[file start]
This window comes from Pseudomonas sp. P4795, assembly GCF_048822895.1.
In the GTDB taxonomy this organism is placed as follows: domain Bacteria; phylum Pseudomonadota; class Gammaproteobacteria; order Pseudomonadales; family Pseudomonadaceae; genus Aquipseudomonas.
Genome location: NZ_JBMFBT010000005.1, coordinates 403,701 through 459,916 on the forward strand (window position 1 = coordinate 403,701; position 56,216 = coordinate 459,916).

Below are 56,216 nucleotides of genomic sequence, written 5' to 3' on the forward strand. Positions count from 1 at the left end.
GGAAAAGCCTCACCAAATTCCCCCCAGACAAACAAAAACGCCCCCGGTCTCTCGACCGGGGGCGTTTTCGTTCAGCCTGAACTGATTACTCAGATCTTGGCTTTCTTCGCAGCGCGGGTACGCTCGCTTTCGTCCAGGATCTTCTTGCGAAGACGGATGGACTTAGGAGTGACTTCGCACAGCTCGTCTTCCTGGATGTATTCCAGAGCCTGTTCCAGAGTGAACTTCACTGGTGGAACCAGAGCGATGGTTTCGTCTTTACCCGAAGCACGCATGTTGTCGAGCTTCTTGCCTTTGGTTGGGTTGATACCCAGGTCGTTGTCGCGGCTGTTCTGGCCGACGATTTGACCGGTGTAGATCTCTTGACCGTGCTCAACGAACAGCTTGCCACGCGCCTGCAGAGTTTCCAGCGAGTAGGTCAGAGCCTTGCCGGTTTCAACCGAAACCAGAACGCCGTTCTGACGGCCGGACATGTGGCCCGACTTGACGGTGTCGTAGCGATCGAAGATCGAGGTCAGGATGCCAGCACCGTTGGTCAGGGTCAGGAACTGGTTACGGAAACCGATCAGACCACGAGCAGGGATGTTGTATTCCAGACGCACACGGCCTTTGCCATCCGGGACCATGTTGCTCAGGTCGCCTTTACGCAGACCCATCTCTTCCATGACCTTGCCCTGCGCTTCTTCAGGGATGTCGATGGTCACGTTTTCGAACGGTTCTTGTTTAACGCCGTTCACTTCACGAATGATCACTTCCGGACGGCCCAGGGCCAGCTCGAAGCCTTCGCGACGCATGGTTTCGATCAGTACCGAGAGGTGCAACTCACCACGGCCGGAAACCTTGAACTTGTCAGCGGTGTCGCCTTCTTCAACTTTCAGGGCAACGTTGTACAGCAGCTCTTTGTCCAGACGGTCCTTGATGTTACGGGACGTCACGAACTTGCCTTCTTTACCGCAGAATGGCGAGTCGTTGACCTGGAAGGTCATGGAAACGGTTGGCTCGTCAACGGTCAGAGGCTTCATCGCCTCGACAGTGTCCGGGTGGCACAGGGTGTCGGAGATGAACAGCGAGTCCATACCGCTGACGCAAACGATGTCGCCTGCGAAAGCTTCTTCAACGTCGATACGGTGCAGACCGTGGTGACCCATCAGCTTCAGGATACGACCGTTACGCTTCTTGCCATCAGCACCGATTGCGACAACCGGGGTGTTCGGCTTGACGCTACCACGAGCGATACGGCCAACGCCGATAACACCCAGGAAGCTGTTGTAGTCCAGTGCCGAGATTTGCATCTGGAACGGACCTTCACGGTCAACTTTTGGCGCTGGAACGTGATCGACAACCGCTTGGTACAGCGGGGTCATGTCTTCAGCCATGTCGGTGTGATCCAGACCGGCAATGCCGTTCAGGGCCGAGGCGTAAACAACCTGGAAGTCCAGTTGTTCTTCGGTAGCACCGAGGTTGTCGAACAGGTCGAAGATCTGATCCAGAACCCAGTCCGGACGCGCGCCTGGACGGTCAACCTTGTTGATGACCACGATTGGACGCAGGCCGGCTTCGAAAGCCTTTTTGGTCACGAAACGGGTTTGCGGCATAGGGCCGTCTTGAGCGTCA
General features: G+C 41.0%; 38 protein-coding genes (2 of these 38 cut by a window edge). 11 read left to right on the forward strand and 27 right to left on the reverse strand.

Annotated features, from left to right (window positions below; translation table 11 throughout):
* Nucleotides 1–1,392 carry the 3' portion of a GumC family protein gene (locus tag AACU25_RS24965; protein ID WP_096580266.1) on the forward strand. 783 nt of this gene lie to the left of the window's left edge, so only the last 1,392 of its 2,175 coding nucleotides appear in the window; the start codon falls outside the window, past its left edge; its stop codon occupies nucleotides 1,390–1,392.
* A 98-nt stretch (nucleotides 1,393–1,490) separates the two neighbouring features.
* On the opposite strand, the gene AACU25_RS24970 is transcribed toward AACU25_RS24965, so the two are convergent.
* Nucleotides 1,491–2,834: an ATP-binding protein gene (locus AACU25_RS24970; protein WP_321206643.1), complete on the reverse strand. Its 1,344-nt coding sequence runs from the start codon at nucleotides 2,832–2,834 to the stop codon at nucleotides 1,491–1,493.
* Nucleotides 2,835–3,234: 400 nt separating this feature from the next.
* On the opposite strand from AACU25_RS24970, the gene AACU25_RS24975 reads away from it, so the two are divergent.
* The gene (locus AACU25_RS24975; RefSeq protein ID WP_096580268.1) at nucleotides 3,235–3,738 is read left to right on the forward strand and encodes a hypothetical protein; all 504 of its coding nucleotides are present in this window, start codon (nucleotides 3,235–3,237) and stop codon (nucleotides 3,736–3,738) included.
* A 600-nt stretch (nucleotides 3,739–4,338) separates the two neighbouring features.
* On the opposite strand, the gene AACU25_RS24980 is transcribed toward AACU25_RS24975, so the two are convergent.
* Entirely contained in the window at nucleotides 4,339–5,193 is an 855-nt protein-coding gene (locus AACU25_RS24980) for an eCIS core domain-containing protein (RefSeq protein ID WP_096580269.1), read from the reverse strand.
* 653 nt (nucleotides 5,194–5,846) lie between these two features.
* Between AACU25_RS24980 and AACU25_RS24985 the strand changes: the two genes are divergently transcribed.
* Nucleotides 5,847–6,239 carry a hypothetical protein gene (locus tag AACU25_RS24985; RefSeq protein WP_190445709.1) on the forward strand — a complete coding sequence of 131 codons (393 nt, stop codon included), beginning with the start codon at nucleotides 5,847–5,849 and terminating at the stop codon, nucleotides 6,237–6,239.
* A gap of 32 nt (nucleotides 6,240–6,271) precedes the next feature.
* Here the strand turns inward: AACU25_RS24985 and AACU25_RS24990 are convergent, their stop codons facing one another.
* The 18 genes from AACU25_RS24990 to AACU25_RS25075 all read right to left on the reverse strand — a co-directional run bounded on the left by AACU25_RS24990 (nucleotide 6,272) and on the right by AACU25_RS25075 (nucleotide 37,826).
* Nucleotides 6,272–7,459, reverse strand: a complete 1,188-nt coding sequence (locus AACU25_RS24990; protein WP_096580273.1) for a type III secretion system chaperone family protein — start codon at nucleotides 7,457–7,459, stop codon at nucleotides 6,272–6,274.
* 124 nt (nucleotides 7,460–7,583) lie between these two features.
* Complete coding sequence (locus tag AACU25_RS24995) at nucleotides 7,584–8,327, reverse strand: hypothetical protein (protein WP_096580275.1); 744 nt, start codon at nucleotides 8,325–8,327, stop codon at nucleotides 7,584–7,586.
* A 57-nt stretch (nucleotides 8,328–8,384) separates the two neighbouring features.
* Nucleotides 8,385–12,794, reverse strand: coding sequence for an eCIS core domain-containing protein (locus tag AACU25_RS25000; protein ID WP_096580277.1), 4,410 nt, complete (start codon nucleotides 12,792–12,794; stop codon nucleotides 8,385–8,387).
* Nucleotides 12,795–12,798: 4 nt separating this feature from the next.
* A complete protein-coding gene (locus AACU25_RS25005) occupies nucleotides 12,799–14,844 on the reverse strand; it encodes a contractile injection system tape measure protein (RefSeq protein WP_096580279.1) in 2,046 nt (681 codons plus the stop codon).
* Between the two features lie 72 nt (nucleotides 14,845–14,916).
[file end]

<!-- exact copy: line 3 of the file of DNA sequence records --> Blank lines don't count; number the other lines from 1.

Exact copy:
Genome location: NZ_JBMFBT010000005.1, coordinates 403,701 through 459,916 on the forward strand (window position 1 = coordinate 403,701; position 56,216 = coordinate 459,916).